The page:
We generally don’t think of a population health management solution as being in competition with an EMR. We see them as different types of workflow, parallel technology tracks with some overlap in the uses of the systems. But the goal of the population health management solution is primarily improving the clinical outcomes for a whole population, and also improving the cost of the healthcare delivered to them at the same time.
I see population health management solutions shining in community-wide implementations, which is a distinct and parallel technology track with respect to EMR implementations. Population health management and EMR solutions are complementary, and I don’t see them as being in competition with each other. Their clinical and business purposes are very different.
If I’m a patient now being covered by your tools through my provider organization, what changes in my care will I see?
You might find that you get some automated outreach to you, maybe on a quarterly basis. You get a phone call telling you all the different things that you’re due for, like a diabetic foot exam, mammogram, colonoscopy, that type of thing. The information that’s given to you on that phone call is more likely to be accurate.
You will also probably find that your physician is little more engaged with population health, in that they might be more likely to have care management work that’s being done in their office, a care team that’s involved with helping with your care. You may find that there are other people inside the office who, at a visit or between visits, are using the solution to help improve your care. That’s something that patients generally notice.
As hospitals acquire or align with medical practices, what information do they need to manage that relationship?
Without the appropriate toolset, it’s difficult for health systems or physician organizations to have a good feel for the quality of care that their physicians are providing. If they want to have more insight into that, they need the core set of data — the patient demographic information, accurate information about what’s the patient’s medical history is, what their diagnosis is, what medication they take, what sort of procedures or tests have been performed, and what immunizations have been given and what should not be given.
It’s also important in today’s environment to have an understanding of which payer those patients have. Also, to be able to use a benchmarking tool to help see how an individual physicians stacks up against his or her peers within the office, their specialty, or within their region. A lot of times we see health systems or physician organizations proactively working with those physicians whose performance rates are not as good, trying to help bring them along. Which is, of course, good for everybody.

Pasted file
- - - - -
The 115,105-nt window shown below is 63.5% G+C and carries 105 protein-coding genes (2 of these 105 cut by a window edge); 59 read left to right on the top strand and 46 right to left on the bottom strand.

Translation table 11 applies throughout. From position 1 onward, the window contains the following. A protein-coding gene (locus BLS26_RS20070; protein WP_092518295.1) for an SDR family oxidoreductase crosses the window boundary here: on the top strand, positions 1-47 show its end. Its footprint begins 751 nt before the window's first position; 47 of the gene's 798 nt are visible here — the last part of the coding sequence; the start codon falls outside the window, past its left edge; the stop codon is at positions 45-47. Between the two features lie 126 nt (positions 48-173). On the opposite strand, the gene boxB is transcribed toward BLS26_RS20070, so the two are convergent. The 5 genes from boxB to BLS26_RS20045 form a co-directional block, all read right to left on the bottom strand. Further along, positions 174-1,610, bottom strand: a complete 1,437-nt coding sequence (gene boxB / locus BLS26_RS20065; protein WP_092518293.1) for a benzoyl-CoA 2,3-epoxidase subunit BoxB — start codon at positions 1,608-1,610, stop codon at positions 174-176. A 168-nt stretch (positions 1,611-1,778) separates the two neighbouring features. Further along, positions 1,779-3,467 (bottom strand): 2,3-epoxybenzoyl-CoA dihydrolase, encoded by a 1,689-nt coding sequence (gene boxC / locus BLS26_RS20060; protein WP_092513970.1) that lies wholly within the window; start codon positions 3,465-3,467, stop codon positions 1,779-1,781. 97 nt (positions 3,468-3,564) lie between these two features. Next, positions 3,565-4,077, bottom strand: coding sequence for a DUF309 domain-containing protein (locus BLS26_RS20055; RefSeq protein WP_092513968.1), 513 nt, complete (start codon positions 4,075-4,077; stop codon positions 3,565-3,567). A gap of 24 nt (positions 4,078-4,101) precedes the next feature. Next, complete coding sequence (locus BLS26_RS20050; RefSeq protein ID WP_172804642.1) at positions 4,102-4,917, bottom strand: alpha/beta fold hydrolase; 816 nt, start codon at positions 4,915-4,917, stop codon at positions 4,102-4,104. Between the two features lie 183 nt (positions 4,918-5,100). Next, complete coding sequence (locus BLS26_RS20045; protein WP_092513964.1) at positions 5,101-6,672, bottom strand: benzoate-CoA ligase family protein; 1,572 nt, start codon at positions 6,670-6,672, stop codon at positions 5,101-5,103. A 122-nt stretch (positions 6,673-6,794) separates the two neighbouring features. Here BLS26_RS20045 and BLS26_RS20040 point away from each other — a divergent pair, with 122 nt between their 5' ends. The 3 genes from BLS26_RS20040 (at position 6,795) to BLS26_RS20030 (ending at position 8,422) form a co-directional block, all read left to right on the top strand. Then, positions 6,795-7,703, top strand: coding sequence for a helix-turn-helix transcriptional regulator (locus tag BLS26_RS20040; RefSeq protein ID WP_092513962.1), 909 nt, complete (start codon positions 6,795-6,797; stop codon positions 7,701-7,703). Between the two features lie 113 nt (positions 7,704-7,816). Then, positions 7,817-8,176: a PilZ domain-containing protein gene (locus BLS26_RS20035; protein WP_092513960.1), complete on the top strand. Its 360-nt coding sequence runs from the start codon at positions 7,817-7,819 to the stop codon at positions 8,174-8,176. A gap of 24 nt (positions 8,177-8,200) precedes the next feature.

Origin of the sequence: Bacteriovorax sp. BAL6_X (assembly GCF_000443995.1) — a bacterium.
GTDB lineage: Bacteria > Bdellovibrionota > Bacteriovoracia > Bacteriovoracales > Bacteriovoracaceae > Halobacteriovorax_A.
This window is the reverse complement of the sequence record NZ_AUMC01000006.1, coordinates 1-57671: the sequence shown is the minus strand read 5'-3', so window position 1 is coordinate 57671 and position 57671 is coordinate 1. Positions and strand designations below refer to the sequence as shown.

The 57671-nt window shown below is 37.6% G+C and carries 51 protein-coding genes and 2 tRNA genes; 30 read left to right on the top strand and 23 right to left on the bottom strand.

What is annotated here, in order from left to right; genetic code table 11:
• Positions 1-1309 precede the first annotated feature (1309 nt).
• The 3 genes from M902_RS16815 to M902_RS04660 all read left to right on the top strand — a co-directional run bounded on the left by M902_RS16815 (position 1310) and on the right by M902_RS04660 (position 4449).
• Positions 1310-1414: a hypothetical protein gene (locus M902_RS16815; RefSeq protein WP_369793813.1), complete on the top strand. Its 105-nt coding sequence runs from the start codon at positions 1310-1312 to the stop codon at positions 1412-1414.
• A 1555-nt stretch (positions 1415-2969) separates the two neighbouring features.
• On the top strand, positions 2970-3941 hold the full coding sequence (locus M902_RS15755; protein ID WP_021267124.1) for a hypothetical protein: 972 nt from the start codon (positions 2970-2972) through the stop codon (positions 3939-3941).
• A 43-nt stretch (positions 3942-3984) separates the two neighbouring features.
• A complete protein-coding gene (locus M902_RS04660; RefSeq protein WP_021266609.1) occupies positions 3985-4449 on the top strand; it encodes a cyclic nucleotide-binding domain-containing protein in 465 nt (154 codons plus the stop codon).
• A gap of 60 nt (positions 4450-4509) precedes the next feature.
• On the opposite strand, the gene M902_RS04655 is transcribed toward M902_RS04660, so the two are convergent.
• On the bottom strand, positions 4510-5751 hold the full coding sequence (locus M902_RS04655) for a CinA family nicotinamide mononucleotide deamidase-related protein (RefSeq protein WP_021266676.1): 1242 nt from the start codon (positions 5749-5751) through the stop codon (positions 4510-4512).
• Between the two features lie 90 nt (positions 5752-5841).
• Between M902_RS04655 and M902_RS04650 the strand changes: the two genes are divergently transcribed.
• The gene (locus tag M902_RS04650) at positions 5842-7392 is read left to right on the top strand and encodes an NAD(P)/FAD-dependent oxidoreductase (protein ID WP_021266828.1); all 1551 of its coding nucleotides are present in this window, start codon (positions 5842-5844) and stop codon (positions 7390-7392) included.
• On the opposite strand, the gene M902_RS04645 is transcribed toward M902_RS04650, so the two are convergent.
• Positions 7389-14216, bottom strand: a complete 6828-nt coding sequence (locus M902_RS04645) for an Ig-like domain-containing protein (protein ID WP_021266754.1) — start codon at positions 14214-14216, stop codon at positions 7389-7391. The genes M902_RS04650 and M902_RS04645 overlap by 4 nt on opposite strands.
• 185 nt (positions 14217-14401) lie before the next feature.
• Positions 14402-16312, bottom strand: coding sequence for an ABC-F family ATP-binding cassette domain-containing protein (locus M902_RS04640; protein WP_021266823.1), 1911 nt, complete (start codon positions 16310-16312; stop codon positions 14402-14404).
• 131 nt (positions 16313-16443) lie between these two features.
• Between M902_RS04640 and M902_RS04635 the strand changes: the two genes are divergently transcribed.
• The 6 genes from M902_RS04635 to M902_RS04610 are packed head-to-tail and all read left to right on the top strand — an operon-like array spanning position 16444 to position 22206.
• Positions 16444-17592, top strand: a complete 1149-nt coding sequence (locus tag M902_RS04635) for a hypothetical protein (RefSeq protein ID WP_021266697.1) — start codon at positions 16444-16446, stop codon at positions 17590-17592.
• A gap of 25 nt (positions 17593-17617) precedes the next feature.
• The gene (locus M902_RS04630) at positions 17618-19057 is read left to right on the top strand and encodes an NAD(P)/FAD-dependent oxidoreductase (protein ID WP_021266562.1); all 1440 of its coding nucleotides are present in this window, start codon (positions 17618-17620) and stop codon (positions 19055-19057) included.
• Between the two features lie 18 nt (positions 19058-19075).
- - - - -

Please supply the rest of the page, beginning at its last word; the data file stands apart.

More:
What changes would you expect the average hospital or physician practice to see in the next five years in terms of the things we’ve talked about, and what should be their priorities in doing something now to be ready?
We’re going to see a lot more collaboration. We’re going to see much tighter relationships between hospitals and the physicians around quality, cost, and outcomes. We’re going to see the business structures of those relationships change significantly, and I would imagine fairly quickly, over that time frame, such that there’s less, “Well, that’s the hospital and this is my clinic here,” more of a feeling like, “We’re all on the same team trying to work together to take care of patients.”
I believe that the financial incentives are going to be rewarding a community of physicians to help improve those outcomes. The only way you can really do that is by care collaboration through communication, through being proactive, looking forward, and doing things that require a care team to accomplish, like case management, care management programs, that sort of thing. I think we’re going to see a lot of changes over the next five years.
Any concluding thoughts?
Wearing my physician hat, I look at all the technology in this conversation around solutions, data, and interfacing. In my mind, the technology is just enabling. It won’t get the job done for you, but it’s going to help you get there if you choose to put the effort in.
I’m a firm believer that this kind of quality improvement work needs to be led by physicians and managed by physicians. Patients don’t want to be taken care of by some stranger at the case management program. They want their doctor to take care of them.
I also think that it’s important for physicians to roll up their sleeves in their offices and change the way that they’re doing things, so that they utilize the staff that they have in different ways to help drive outcomes and put together an office-based clinical quality improvement program centered around trying to take care of all patients, not just the ones who were in the office that day.
I see all that technology helping to enable, that but it’s just critical that the physicians are leading the charge.